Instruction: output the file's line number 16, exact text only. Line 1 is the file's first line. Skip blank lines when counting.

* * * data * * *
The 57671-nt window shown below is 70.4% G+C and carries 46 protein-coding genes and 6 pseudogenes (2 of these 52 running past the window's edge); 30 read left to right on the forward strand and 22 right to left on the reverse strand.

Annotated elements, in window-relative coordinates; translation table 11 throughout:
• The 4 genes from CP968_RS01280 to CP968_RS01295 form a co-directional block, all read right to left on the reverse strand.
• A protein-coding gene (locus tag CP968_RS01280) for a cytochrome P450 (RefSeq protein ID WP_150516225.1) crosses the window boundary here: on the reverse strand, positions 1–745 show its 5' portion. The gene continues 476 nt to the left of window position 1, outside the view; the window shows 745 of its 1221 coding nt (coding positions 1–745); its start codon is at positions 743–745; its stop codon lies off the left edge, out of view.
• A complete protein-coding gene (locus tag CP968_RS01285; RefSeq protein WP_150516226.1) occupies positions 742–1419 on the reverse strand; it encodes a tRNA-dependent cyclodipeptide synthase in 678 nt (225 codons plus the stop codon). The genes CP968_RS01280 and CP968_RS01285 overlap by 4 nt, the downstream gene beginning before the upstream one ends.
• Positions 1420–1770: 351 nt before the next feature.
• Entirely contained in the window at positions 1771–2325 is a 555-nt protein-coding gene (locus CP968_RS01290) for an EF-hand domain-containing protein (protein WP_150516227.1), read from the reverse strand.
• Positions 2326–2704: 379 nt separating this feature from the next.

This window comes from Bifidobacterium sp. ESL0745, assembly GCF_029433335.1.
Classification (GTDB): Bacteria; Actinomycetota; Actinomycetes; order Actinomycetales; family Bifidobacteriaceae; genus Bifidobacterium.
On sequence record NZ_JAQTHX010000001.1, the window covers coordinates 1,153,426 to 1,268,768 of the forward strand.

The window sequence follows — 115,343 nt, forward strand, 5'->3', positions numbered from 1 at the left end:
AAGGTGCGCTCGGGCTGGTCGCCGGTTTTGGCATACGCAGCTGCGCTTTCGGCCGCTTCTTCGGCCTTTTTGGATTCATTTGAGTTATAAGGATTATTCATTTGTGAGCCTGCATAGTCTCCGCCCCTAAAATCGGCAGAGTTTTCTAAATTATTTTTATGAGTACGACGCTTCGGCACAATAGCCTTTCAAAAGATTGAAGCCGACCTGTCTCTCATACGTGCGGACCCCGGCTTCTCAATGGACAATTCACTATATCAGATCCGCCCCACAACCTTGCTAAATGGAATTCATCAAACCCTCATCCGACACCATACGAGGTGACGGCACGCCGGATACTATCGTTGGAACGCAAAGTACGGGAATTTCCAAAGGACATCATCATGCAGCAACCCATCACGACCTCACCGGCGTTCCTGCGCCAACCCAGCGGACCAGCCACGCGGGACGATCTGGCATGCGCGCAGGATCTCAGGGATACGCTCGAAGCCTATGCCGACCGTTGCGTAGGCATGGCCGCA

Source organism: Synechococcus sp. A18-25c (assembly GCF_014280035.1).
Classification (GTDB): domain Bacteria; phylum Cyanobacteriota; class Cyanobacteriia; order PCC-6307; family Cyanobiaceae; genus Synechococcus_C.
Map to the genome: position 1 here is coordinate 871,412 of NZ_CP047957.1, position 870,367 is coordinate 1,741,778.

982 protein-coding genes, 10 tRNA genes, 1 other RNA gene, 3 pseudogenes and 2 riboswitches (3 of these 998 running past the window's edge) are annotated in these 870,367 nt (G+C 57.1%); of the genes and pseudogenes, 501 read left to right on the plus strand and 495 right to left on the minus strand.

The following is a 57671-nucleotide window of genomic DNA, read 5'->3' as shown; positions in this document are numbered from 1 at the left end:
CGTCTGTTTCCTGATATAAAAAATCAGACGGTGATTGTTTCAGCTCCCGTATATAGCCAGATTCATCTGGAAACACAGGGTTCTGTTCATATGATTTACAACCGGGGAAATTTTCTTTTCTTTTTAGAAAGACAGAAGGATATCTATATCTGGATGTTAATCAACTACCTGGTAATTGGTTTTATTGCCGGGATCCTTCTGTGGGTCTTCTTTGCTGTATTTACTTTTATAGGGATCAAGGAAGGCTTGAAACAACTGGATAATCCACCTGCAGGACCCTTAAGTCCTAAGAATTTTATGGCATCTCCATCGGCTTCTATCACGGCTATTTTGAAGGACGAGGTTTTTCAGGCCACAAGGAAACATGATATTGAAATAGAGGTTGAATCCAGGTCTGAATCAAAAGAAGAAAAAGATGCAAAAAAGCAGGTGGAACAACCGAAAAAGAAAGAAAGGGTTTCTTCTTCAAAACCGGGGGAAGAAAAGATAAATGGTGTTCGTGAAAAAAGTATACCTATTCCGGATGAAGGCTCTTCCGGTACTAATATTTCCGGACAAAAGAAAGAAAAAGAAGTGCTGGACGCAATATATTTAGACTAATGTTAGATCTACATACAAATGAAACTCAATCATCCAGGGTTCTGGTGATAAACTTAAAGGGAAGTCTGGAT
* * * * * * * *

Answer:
Map to the genome: position 1 here is coordinate 871,412 of NZ_CP047957.1, position 870,367 is coordinate 1,741,778.